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Roding Valley Meadows

165ac/67ha  SSSI (part), LNR

Grid ref: TQ 430 943 (click for o/s map)

Updated 25/08/2014

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This Essex Wildlife Trust nature reserve holds the largest surviving area of traditional river-valley habitat in Essex. It consists of flower-rich hay meadows beside the meandering River Roding, both wet and dry, bounded by thick hedgerows, together with a small amount of scrub, secondary woodland and tree plantation.

The meadows are rich in flowers, including pepper saxifrage, southern marsh orchid, ragged robin, marsh marigold and devilsbit scabious. They are managed in the traditional way by taking a hay cut in summer, followed by cattle grazing.

In spring and summer, sedge warbler, reed bunting and common whitethroat can be found about the river and meadows. Late summer sees flocks of finches and other seed-eating birds on the seed heads of thistle and teasel. Grey heron, little grebe and snipe are regular winter visitors.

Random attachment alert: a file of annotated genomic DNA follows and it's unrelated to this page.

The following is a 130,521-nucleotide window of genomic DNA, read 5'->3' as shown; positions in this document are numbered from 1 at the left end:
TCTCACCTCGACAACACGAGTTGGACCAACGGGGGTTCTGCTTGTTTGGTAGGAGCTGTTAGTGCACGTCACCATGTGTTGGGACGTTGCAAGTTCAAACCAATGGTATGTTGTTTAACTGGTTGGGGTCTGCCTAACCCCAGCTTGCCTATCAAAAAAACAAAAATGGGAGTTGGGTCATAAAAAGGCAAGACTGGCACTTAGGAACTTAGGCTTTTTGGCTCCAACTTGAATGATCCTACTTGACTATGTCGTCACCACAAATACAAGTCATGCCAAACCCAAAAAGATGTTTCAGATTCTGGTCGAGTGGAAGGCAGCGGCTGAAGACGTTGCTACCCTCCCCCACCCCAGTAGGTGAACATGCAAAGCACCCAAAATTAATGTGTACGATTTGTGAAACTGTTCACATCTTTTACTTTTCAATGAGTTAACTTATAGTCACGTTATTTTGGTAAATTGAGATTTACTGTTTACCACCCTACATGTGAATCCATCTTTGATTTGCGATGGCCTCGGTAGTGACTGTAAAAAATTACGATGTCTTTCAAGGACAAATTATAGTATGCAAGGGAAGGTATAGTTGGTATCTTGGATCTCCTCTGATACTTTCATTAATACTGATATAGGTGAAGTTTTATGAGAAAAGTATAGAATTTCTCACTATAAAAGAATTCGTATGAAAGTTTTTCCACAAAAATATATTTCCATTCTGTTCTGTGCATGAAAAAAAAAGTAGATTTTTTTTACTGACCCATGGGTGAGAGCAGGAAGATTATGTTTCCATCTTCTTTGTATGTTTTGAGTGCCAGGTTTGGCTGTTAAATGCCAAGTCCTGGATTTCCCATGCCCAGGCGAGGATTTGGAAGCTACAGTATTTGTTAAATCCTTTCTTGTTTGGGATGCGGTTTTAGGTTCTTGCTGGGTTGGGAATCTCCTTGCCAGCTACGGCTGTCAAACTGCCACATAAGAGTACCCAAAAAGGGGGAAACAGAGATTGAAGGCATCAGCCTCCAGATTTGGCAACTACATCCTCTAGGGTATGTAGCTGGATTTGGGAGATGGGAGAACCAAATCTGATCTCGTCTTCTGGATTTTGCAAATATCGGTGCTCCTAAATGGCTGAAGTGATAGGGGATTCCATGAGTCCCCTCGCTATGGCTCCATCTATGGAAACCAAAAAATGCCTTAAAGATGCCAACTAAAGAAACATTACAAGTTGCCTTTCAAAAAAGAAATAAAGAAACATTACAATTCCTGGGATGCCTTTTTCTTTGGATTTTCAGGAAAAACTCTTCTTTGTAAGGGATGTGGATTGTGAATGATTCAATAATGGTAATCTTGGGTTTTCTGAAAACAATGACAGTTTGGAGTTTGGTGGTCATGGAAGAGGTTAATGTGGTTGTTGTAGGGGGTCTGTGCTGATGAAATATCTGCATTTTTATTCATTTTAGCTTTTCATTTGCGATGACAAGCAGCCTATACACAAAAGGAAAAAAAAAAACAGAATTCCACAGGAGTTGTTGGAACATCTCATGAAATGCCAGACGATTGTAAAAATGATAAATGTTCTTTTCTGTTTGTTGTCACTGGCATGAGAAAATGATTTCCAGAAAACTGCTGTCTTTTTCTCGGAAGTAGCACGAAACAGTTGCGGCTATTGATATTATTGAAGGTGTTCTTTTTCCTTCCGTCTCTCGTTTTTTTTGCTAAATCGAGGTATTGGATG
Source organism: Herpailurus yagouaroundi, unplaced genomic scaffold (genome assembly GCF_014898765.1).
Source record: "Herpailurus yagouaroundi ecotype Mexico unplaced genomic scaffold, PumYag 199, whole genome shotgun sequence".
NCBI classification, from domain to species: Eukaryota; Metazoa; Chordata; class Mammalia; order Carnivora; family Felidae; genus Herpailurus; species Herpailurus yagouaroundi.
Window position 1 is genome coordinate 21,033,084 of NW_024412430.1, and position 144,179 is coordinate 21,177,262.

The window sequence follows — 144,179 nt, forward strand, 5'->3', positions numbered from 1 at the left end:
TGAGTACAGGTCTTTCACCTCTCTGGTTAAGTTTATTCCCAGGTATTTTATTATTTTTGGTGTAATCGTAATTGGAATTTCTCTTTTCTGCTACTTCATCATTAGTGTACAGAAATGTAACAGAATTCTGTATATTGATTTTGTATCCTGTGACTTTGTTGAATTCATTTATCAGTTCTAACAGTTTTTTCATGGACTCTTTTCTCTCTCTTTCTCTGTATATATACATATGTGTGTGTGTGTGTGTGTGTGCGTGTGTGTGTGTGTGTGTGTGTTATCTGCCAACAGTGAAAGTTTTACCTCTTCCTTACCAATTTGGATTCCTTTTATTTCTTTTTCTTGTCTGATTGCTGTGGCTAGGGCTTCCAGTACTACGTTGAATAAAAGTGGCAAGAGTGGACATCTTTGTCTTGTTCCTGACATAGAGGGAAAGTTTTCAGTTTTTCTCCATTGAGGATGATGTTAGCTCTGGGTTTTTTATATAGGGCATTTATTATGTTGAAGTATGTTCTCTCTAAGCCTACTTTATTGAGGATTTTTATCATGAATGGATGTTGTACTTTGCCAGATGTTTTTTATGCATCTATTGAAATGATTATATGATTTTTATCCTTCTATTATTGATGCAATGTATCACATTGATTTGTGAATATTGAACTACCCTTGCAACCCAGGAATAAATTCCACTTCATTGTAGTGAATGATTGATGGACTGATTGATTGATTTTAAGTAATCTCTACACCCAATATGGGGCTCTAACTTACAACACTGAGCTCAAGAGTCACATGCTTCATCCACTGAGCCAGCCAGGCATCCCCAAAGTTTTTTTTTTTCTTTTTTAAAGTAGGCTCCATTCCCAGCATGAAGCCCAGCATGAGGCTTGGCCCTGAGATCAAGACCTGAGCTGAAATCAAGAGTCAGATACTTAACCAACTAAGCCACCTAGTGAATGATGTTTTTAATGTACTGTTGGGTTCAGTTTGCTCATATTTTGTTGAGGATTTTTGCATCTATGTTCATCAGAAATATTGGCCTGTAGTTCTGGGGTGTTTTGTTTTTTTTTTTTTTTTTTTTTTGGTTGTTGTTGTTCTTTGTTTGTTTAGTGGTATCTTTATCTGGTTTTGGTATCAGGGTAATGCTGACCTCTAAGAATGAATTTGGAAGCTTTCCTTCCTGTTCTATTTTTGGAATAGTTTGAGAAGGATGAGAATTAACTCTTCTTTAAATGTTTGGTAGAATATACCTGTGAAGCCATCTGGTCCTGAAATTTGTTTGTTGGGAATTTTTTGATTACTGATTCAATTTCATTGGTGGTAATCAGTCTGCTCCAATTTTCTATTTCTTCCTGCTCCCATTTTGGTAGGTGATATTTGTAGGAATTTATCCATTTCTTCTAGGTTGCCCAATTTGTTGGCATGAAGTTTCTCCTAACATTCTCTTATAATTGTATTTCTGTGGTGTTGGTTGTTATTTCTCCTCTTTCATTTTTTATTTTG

Many insects inhabit the meadows and hedgerows, both unusual and common. Most summers produce drifts of meadow brown butterflies with their lazy, dipping flight.

A total length of almost ten miles of hedgerow is managed by laying and coppicing


Accessible from the Roding Valley recreation ground via a number of entrances on the Loughton side of the river. The car park is next to the David Lloyd Tennis Centre off Roding Lane.

Buckhurst Hill, Loughton and Debden tube stations on the Central Line are all within a few minutes' walk of the reserve. Additionally, many bus services run to Debden and Loughton stations.

Accessible at all times.

For meadow flowers, any time from late spring up to the mid-July hay cut.

One-mile linear surfaced track for wheelchairs; all kissing gates adapted to accommodate wheelchairs and scooters.

Please keep dogs on leads when there is livestock on the reserve.

Leaflets from the warden (020 8508 1593), Epping Forest DC (01992 564222) and Essex Wildlife Trust visitor centres. For help call the warden on 020 8508 1593.

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